BI490 Advanced Topics in Biology:

for SP 2013

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BI 490 Special Topics in Biology:  Ornithology


SP 2013 HO


Taulman, James


Associate Professor of Biology


PhD Zoology, PostDoc Conservation Biology, University of Arkansas
MS Biology, Central Washington University
BA Math, BS Biology, Univ. Texas at Arlington

Office Location

Sc 114B

Office Hours

M-W-F 9-11 AM, Tue. and Thur. 10-11 AM

Daytime Phone



Web Page

Semester Dates

14 January - 10 May, 2013

Class Days


Class Time

11:00 - 11:50 AM



Credit Hours



Ornithology, Third Edition, Frank B. Gill.  ISBN-13: 978-0-7167-4983-7, ISBN-10: 0-7167-4983-1

Textbooks can be purchased through the Parkville Bookstore

Additional Resources:

McAfee Memorial Library - Online information, links, electronic databases and the Online catalog. Contact the library for further assistance via email or at 800-270-4347.
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Course Description:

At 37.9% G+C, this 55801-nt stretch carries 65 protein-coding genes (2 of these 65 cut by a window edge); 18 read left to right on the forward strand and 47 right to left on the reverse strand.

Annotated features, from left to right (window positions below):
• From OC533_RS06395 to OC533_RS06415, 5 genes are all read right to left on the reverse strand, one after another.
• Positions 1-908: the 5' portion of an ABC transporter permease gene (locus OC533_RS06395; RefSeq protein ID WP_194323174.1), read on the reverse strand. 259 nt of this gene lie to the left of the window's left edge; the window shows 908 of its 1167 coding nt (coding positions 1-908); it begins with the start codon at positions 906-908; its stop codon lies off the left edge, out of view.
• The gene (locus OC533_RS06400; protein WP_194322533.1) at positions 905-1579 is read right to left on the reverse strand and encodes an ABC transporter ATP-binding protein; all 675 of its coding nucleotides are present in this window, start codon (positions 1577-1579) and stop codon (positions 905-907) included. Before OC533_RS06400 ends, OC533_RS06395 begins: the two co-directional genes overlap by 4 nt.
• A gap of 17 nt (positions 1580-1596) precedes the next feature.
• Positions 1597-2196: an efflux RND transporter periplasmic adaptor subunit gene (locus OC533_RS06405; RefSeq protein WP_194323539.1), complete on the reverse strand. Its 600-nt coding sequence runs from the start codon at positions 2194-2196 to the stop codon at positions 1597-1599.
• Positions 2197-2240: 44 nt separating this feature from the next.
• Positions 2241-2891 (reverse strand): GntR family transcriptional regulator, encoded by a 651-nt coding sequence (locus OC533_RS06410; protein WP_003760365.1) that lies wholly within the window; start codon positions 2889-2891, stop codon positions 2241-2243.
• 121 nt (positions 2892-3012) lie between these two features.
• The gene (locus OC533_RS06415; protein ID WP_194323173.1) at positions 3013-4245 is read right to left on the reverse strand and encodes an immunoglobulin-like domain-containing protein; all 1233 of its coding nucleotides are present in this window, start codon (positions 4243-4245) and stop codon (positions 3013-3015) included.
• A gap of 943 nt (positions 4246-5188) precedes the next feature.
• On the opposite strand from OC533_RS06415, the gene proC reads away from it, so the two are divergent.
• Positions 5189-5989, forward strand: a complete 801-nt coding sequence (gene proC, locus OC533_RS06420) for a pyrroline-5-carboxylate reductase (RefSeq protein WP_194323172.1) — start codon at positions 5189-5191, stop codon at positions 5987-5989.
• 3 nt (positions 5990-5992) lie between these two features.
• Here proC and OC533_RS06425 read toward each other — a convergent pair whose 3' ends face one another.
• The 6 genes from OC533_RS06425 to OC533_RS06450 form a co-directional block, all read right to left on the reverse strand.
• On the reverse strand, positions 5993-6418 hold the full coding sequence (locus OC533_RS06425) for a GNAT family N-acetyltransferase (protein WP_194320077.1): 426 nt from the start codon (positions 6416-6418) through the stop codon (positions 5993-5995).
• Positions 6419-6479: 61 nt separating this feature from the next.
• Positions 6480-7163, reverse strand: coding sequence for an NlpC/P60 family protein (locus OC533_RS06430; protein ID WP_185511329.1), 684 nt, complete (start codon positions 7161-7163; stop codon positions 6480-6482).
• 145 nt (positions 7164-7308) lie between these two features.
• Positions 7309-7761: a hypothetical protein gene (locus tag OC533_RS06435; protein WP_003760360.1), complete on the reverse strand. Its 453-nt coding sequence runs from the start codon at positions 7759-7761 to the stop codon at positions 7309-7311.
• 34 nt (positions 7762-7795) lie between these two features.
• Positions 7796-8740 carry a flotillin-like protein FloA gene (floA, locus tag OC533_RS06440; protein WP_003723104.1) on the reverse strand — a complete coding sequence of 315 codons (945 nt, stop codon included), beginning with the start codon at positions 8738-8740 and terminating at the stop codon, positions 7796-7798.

BI 490 Ornithology.  This course will present information on birds, including evolutionary history, anatomy, physiology, ecology, behavior, and conservation issues.  Students will learn to identify a selection of local native bird species by sight and song.  Walking trips in the forest and on campus will enhance the learning experience.

Educational Philosophy:

In this class, the instructor will attempt to create an interactive learning environment utilizing lectures, class discussions, homework, exams, quizzes, various technologies, laboratory activities, and field trips.  Each student is encouraged to participate within the structure of the course, expressing his/her views and personal beliefs.  Critical thinking and skepticism are the cornerstones of science and the foundations to uncovering the truth about the natural world.

Learning Outcomes:
  Core Learning Outcomes

  1. Varies depending on topic (approved by the department)

  Instructor Learning Outcomes